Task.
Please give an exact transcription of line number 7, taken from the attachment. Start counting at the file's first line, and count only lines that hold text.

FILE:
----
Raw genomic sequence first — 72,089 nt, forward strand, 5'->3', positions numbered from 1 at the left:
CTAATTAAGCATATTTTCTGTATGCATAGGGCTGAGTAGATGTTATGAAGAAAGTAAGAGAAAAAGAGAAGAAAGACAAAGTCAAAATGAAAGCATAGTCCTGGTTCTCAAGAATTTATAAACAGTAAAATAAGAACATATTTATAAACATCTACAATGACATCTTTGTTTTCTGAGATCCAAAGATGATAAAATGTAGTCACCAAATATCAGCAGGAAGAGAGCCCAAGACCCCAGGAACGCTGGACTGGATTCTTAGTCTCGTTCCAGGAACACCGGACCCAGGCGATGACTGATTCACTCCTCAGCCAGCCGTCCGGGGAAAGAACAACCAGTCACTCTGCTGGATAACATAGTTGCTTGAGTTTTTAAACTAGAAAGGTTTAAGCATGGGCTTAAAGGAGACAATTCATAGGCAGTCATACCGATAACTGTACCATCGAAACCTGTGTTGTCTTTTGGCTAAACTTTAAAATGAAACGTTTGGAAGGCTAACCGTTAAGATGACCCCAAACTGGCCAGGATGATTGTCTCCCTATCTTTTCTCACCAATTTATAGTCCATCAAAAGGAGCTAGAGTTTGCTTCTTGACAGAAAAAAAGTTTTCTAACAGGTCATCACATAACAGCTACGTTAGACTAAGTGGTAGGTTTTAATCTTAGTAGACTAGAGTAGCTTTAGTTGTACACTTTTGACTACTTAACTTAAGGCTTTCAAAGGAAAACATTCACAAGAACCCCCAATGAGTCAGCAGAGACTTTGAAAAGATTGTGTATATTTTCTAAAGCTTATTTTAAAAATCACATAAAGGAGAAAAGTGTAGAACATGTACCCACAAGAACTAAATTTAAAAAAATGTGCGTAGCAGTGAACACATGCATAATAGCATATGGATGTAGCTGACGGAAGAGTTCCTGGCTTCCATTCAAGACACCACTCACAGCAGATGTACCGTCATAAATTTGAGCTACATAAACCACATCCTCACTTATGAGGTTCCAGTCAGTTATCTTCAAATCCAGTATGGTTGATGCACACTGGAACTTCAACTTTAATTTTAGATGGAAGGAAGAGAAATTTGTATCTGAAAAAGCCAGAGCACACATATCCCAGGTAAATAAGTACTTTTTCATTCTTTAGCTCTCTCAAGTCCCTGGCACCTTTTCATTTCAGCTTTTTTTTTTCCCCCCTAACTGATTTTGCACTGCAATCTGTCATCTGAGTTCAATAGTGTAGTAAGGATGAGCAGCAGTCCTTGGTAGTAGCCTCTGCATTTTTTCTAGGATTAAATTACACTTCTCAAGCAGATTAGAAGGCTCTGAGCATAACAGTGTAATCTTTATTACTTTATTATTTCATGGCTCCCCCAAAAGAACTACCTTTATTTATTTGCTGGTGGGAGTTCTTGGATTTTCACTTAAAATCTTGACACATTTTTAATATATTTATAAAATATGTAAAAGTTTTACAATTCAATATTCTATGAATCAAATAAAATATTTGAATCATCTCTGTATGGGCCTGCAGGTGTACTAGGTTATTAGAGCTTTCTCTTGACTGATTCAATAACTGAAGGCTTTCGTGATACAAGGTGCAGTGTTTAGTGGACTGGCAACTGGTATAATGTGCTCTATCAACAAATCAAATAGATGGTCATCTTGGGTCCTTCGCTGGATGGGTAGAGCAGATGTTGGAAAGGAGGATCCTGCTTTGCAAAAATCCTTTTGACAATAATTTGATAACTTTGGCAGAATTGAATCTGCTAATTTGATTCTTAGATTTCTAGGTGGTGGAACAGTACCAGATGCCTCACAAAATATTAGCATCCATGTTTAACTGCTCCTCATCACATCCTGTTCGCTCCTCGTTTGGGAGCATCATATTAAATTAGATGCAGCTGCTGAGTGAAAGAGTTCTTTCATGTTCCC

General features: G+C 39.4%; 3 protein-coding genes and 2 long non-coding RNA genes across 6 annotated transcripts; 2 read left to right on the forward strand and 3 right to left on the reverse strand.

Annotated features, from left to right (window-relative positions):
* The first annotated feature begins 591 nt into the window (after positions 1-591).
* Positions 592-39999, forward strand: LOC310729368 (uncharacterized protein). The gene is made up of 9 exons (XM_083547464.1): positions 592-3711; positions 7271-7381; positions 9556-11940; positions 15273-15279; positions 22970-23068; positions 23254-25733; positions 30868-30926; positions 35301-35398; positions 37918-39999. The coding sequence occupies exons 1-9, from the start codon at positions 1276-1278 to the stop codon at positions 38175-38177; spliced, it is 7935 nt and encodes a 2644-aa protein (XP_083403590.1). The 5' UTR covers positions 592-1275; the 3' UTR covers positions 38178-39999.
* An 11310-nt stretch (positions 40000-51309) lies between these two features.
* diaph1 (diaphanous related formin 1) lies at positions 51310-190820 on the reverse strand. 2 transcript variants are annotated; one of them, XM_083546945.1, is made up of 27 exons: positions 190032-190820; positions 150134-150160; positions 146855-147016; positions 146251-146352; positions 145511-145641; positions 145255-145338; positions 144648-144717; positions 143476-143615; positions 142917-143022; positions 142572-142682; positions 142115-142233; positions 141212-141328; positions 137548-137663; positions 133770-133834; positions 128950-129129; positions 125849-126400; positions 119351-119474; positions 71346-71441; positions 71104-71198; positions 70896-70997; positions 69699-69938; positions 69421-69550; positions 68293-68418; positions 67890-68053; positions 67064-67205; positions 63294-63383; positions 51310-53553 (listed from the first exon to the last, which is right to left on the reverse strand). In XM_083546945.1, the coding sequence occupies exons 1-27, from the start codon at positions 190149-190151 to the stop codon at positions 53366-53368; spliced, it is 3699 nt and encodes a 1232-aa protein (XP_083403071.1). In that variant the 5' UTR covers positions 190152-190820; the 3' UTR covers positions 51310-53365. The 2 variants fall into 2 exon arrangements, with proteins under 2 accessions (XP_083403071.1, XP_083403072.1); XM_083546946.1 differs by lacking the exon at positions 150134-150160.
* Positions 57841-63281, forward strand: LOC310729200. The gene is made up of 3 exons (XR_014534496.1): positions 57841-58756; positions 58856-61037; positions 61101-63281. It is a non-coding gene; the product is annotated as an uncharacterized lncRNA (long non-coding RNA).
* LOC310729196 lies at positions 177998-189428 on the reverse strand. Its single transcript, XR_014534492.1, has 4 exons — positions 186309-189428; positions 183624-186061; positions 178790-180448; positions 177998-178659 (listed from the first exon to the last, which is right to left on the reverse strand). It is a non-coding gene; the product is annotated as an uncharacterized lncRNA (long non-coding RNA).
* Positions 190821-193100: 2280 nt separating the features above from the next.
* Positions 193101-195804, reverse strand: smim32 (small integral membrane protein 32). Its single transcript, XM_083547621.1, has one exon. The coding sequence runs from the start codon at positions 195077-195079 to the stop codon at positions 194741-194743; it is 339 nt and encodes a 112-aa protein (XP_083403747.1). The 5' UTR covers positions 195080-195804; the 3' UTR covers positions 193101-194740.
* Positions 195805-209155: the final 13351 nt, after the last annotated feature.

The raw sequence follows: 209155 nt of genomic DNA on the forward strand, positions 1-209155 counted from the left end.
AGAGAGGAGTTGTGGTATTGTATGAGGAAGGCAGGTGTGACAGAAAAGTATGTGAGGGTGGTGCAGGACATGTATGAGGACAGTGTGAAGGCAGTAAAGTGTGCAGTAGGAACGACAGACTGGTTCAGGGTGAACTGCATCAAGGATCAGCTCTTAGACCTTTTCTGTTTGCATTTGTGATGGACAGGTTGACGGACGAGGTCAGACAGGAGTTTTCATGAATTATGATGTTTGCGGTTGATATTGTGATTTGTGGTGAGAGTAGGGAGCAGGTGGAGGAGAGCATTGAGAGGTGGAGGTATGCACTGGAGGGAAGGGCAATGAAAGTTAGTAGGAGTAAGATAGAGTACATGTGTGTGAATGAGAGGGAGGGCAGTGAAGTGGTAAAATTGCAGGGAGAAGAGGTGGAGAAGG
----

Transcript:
* An 11310-nt stretch (positions 40000-51309) lies between these two features.